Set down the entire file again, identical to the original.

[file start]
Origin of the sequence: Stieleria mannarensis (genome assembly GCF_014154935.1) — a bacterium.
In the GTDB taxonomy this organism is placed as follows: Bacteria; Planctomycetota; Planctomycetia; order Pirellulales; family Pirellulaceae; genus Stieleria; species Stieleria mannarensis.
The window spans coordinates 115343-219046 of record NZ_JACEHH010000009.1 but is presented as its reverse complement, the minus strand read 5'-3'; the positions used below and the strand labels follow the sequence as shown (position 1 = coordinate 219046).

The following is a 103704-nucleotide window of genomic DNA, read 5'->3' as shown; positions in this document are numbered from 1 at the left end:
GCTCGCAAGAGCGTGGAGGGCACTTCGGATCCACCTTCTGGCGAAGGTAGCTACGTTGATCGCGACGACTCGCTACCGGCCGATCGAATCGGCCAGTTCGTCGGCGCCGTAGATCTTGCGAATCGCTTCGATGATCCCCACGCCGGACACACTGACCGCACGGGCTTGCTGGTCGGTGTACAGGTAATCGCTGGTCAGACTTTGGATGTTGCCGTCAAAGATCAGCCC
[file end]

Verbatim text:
Origin of the sequence: Stieleria mannarensis (genome assembly GCF_014154935.1) — a bacterium.
In the GTDB taxonomy this organism is placed as follows: Bacteria; Planctomycetota; Planctomycetia; order Pirellulales; family Pirellulaceae; genus Stieleria; species Stieleria mannarensis.
The window spans coordinates 115343-219046 of record NZ_JACEHH010000009.1 but is presented as its reverse complement, the minus strand read 5'-3'; the positions used below and the strand labels follow the sequence as shown (position 1 = coordinate 219046).

The following is a 103704-nucleotide window of genomic DNA, read 5'->3' as shown; positions in this document are numbered from 1 at the left end:
GCTCGCAAGAGCGTGGAGGGCACTTCGGATCCACCTTCTGGCGAAGGTAGCTACGTTGATCGCGACGACTCGCTACCGGCCGATCGAATCGGCCAGTTCGTCGGCGCCGTAGATCTTGCGAATCGCTTCGATGATCCCCACGCCGGACACACTGACCGCACGGGCTTGCTGGTCGGTGTACAGGTAATCGCTGGTCAGACTTTGGATGTTGCCGTCAAAGATCAGCCC